Abstract: Skin-like sensitivity, or the capability to recognize tactile information, will be an essential feature of future generations of robots, enabling them to operate in unstructured environments. Recently developed large-area pressure sensors made with organic transistors have been proposed for electronic artificial skin (E-skin) applications. These sensors are bendable down to a 2-mm radius, a size that is sufficiently small for the fabrication of human-sized robot fingers. Natural human skin, however, is far more complex than the transistor-based imitations demonstrated so far. It performs other functions, including thermal sensing. Furthermore, without conformability, the application of E-skin on three-dimensional surfaces is impossible. In this work, we have successfully developed conformable, flexible, large-area networks of thermal and pressure sensors based on an organic semiconductor. A plastic film with organic transistor-based electronic circuits is processed to form a net-shaped structure, which allows the E-skin films to be extended by 25%. The net-shaped pressure sensor matrix was attached to the surface of an egg, and pressure images were successfully obtained in this configuration. Then, a similar network of thermal sensors was developed with organic semiconductors. Next, the possible implementation of both pressure and thermal sensors on the surfaces is presented, and, by means of laminated sensor networks, the distributions of pressure and temperature are simultaneously obtained.
TL;DR: This review suggests that organic phototransistors have a large potential to be used in a variety of optoelectronic peculiar applications, such as a photo-sensor, opto-isolator, image sensor, optically controlled phase shifter, and opto -electronic switch and memory.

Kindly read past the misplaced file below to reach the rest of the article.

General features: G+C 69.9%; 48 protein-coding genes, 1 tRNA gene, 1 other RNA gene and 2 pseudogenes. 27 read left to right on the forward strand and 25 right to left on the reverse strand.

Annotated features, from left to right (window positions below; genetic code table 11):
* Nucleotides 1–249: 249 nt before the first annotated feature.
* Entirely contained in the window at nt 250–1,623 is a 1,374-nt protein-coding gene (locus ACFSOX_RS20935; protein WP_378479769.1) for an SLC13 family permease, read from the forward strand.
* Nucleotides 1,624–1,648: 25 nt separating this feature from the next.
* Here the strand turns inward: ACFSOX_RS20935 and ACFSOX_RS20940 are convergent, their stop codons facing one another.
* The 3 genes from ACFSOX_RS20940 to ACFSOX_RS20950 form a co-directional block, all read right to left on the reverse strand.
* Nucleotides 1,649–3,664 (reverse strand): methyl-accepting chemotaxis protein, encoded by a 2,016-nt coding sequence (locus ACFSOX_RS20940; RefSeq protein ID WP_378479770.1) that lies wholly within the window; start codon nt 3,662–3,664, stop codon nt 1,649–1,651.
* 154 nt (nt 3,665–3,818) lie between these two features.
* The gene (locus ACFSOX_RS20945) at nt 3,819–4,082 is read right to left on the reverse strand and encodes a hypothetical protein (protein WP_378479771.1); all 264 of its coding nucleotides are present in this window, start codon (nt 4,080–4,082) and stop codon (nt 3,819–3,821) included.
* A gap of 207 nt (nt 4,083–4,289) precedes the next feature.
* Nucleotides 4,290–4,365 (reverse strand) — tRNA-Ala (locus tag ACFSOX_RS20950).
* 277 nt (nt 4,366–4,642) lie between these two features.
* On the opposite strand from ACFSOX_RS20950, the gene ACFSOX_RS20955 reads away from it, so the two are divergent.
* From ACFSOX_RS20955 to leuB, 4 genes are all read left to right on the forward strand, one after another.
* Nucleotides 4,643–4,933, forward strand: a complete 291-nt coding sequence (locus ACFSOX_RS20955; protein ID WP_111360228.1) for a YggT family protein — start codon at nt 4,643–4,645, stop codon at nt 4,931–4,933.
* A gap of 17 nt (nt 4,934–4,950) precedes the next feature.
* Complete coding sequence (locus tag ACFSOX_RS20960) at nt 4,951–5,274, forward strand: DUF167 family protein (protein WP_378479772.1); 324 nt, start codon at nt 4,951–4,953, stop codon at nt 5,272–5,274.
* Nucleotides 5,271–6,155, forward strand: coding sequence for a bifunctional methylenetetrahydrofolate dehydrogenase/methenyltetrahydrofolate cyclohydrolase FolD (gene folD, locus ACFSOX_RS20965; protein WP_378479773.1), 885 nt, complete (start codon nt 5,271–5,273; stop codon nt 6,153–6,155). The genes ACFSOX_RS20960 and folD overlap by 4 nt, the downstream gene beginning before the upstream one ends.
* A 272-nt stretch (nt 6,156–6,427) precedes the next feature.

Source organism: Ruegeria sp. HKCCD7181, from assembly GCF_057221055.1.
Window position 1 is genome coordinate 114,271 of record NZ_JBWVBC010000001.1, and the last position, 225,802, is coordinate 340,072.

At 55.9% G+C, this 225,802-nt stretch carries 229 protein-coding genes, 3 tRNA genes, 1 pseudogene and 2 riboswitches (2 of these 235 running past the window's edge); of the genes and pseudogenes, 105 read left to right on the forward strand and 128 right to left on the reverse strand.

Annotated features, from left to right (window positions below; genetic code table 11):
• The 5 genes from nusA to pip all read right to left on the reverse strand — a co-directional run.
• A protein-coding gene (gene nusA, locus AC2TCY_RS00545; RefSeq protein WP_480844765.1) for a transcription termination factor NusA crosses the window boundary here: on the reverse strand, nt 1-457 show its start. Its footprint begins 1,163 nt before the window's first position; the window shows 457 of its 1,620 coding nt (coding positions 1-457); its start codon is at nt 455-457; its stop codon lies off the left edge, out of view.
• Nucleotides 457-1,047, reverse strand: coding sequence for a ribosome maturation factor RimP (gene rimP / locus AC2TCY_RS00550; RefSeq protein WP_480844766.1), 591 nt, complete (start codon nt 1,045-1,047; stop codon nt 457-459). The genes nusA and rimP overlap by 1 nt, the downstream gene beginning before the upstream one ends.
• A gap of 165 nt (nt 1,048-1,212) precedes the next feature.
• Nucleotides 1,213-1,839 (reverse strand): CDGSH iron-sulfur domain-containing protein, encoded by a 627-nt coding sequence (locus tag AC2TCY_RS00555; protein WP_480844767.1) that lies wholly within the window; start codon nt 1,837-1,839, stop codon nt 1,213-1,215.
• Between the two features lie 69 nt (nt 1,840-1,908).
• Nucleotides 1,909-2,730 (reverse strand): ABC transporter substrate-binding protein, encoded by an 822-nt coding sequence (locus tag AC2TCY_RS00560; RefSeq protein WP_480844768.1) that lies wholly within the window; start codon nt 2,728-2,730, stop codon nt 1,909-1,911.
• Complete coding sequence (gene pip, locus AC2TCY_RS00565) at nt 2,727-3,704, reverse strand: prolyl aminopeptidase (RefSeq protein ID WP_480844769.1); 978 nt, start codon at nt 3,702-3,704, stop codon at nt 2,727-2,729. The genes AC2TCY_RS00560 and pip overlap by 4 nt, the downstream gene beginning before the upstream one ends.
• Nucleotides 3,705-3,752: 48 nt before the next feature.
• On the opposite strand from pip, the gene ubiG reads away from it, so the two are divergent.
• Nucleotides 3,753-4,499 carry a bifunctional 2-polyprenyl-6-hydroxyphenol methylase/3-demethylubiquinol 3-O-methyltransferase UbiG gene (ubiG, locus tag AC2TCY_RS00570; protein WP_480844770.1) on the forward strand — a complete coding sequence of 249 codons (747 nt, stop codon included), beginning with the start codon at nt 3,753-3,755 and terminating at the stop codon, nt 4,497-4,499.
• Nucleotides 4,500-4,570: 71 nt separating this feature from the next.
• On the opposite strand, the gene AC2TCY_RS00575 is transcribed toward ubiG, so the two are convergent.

Abstract: While organic electronics is mostly dominated by light-emitting diodes, photovoltaic cells and transistors, optoelectronics properties peculiar to organic semiconductors make them interesting candidates for the development of innovative and disruptive applications also in the field of light signal detection. In fact, organic-based photoactive media combine effective light absorption in the region of the spectrum from ultraviolet to near-infrared with good photogeneration yield and low-temperature processability over large areas and on virtually every substrate, which might enable innovative optoelectronic systems to be targeted for instance in the field of imaging, optical communications or biomedical sensing. In this review, after a brief resume of photogeneration basics and of devices operation mechanisms, we offer a broad overview of recent progress in the field, focusing on photodiodes and phototransistors. As to the former device category, very interesting values for figures of merit such as photoconversion efficiency, speed and minimum detectable signal level have been attained, and even though the simultaneous optimization of all these relevant parameters is demonstrated in a limited number of papers, real applications are within reach for this technology, as it is testified by the increasing number of realizations going beyond the single-device level and tackling more complex optoelectronic systems. As to phototransistors, a more recent subject of study in the framework of organic electronics, despite a broad distribution in the reported performances, best photoresponsivities outperform amorphous silicon-based devices. This suggests that organic phototransistors have a large potential to be used in a variety of optoelectronic peculiar applications, such as a photo-sensor, opto-isolator, image sensor, optically controlled phase shifter, and opto-electronic switch and memory.
TL;DR: A sensor matrix is realized that detects the spatial distribution of applied mechanical pressure and stores the analog sensor input as a two-dimensional image over long periods of time by integrating a flexible array of organic floating-gate transistors with a pressure-sensitive rubber sheet.